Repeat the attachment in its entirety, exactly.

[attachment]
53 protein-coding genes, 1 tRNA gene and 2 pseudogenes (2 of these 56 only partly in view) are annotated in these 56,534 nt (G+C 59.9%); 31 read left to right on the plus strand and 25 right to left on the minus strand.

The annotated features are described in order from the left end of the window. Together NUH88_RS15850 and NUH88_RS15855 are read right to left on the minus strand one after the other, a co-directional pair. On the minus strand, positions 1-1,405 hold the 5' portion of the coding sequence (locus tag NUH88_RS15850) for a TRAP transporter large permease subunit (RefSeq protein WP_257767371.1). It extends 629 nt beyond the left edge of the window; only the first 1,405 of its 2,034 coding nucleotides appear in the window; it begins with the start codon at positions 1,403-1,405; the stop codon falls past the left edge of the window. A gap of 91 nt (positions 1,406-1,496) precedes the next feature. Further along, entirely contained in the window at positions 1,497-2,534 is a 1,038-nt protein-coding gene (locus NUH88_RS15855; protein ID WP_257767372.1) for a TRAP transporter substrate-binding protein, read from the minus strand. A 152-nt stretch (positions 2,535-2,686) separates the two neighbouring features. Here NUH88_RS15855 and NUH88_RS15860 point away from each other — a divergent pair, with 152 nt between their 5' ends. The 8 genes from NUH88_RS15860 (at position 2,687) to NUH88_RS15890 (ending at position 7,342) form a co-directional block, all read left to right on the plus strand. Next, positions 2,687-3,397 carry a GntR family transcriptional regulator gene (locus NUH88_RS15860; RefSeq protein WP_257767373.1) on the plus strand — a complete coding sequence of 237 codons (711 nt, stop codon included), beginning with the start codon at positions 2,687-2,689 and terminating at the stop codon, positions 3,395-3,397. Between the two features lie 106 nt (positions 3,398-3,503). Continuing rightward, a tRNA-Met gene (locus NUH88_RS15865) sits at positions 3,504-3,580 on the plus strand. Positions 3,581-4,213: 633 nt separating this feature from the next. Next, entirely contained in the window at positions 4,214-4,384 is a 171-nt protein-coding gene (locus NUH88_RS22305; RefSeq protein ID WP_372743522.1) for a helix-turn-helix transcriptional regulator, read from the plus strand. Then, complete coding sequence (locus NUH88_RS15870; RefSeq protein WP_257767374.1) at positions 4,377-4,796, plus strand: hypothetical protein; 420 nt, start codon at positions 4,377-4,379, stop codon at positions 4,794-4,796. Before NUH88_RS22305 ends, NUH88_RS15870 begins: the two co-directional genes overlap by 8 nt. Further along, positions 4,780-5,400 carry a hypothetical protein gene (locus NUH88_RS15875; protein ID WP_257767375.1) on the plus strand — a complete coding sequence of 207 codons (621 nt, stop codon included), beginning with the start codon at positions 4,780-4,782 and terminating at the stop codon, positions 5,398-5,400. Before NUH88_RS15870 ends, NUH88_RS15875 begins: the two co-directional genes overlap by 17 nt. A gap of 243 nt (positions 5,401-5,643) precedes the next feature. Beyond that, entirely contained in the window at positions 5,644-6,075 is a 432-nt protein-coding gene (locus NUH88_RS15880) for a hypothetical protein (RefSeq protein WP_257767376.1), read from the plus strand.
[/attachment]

53 protein-coding genes, 1 tRNA gene and 2 pseudogenes (2 of these 56 only partly in view) are annotated in these 56,534 nt (G+C 59.9%); 31 read left to right on the plus strand and 25 right to left on the minus strand.

The annotated features are described in order from the left end of the window. Together NUH88_RS15850 and NUH88_RS15855 are read right to left on the minus strand one after the other, a co-directional pair. On the minus strand, positions 1-1,405 hold the 5' portion of the coding sequence (locus tag NUH88_RS15850) for a TRAP transporter large permease subunit (RefSeq protein WP_257767371.1). It extends 629 nt beyond the left edge of the window; only the first 1,405 of its 2,034 coding nucleotides appear in the window; it begins with the start codon at positions 1,403-1,405; the stop codon falls past the left edge of the window. A gap of 91 nt (positions 1,406-1,496) precedes the next feature. Further along, entirely contained in the window at positions 1,497-2,534 is a 1,038-nt protein-coding gene (locus NUH88_RS15855; protein ID WP_257767372.1) for a TRAP transporter substrate-binding protein, read from the minus strand. A 152-nt stretch (positions 2,535-2,686) separates the two neighbouring features. Here NUH88_RS15855 and NUH88_RS15860 point away from each other — a divergent pair, with 152 nt between their 5' ends. The 8 genes from NUH88_RS15860 (at position 2,687) to NUH88_RS15890 (ending at position 7,342) form a co-directional block, all read left to right on the plus strand. Next, positions 2,687-3,397 carry a GntR family transcriptional regulator gene (locus NUH88_RS15860; RefSeq protein WP_257767373.1) on the plus strand — a complete coding sequence of 237 codons (711 nt, stop codon included), beginning with the start codon at positions 2,687-2,689 and terminating at the stop codon, positions 3,395-3,397. Between the two features lie 106 nt (positions 3,398-3,503). Continuing rightward, a tRNA-Met gene (locus NUH88_RS15865) sits at positions 3,504-3,580 on the plus strand. Positions 3,581-4,213: 633 nt separating this feature from the next. Next, entirely contained in the window at positions 4,214-4,384 is a 171-nt protein-coding gene (locus NUH88_RS22305; RefSeq protein ID WP_372743522.1) for a helix-turn-helix transcriptional regulator, read from the plus strand. Then, complete coding sequence (locus NUH88_RS15870; RefSeq protein WP_257767374.1) at positions 4,377-4,796, plus strand: hypothetical protein; 420 nt, start codon at positions 4,377-4,379, stop codon at positions 4,794-4,796. Before NUH88_RS22305 ends, NUH88_RS15870 begins: the two co-directional genes overlap by 8 nt. Further along, positions 4,780-5,400 carry a hypothetical protein gene (locus NUH88_RS15875; protein ID WP_257767375.1) on the plus strand — a complete coding sequence of 207 codons (621 nt, stop codon included), beginning with the start codon at positions 4,780-4,782 and terminating at the stop codon, positions 5,398-5,400. Before NUH88_RS15870 ends, NUH88_RS15875 begins: the two co-directional genes overlap by 17 nt. A gap of 243 nt (positions 5,401-5,643) precedes the next feature. Beyond that, entirely contained in the window at positions 5,644-6,075 is a 432-nt protein-coding gene (locus NUH88_RS15880) for a hypothetical protein (RefSeq protein WP_257767376.1), read from the plus strand.